Mechanical Engineering Seminars - Effect of Temperature on Stiffness of Synthetic Surfaces and Racing Speed
Department of Mechanical Engineering
University of Maine, Orono, ME 04469
Reasons for performing the study: The effect of the weather, season and air temperature on the condition of synthetic tracks has been a topic of considerable recent interest. No published study to date has considered the temperature effect in a systematic manner.
Objectives: The purpose of the study was to investigate two relationships: One, the relationship between the temperature and hardness of the track (measured using the Clegg Impact Tester) and Two, the relationship between the temperature of the track, the air temperature and the racing speed of horses on the synthetic surfaces.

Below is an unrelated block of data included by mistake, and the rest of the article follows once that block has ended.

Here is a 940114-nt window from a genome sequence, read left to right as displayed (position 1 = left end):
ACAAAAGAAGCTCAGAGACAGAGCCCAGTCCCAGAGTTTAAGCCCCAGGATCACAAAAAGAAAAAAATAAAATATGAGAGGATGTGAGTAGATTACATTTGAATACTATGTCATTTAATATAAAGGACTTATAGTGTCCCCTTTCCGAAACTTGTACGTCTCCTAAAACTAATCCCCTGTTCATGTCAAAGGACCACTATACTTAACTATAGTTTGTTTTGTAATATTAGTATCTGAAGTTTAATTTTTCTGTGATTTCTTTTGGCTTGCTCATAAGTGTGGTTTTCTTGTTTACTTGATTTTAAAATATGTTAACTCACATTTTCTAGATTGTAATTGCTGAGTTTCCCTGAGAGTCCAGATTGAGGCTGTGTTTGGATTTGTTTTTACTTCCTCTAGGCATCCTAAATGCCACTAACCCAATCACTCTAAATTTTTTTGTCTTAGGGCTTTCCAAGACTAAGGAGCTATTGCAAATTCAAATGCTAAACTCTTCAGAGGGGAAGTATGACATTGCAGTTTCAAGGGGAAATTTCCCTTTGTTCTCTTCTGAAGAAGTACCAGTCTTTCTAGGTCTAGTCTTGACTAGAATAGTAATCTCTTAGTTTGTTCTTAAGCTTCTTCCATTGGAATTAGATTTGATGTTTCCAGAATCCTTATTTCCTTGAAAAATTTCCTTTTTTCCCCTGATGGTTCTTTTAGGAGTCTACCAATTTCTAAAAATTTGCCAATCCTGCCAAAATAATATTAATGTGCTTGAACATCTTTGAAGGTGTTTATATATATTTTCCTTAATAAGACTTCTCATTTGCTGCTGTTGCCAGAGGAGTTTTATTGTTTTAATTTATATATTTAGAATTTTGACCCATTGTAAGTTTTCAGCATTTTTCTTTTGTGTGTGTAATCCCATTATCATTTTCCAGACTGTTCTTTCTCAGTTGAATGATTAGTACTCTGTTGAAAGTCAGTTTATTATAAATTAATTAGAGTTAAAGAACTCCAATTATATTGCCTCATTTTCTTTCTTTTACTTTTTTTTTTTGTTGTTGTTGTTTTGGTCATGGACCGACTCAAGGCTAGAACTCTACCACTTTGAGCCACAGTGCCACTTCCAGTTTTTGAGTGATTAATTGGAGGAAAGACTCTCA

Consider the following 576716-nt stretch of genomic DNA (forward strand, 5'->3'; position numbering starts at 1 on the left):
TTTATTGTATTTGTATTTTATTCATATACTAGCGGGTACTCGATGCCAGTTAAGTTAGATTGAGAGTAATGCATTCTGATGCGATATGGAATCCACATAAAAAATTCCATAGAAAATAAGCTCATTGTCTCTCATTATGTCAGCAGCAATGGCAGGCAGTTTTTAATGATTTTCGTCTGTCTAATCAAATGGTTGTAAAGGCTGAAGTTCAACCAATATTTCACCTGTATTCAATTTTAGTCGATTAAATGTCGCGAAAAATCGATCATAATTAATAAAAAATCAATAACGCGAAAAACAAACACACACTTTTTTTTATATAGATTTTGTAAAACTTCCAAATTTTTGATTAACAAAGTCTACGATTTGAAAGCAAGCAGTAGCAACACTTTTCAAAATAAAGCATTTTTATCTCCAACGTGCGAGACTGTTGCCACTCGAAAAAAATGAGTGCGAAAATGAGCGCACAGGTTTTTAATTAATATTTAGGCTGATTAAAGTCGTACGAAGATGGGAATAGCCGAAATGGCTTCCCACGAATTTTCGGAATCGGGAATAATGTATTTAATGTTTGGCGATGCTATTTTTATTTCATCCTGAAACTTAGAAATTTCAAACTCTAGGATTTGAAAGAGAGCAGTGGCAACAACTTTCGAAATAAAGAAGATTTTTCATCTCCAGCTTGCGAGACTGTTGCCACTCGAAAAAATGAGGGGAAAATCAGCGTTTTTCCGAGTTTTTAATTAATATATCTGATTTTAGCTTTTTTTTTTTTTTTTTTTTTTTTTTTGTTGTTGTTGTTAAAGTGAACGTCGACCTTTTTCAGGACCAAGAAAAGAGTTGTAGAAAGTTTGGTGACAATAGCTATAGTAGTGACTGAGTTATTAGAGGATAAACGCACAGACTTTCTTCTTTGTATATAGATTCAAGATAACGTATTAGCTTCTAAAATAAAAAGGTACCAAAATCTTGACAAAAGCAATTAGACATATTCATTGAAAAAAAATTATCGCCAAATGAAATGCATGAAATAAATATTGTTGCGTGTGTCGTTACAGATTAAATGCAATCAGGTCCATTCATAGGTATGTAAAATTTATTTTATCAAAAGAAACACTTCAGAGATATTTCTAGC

Methods: During the training and racing at the Del Mar race track, the air temperature, surface temperature, the temperature at four points beneath the surfaces, and the Clegg Impact Value (CIV) of the synthetic race surfaces were measured. The racing speeds of six furlongs races were acquired over the period of 41 days. Student-t test, simple linear regression and Pearson’s product moment coefficient were used to identify the differences and correlations within the parameters.
Results: The results showed that the temperatures at the 3 and 4 inch layers correlated the highest and most closely predicted the stiffness of the synthetic race surface. Moreover, the fastest and average racing time might be related to the lower temperatures of the shallower layers at the synthetic track. This result implied that the racing speed at the morning training is associated with uniform and consistent track condition based on the results from temperatures and Clegg hammer data.
Conclusions: The results of this study highlighted the effect of the temperature on the synthetic track as an important factor that influences the track conditions and the speed of the horses.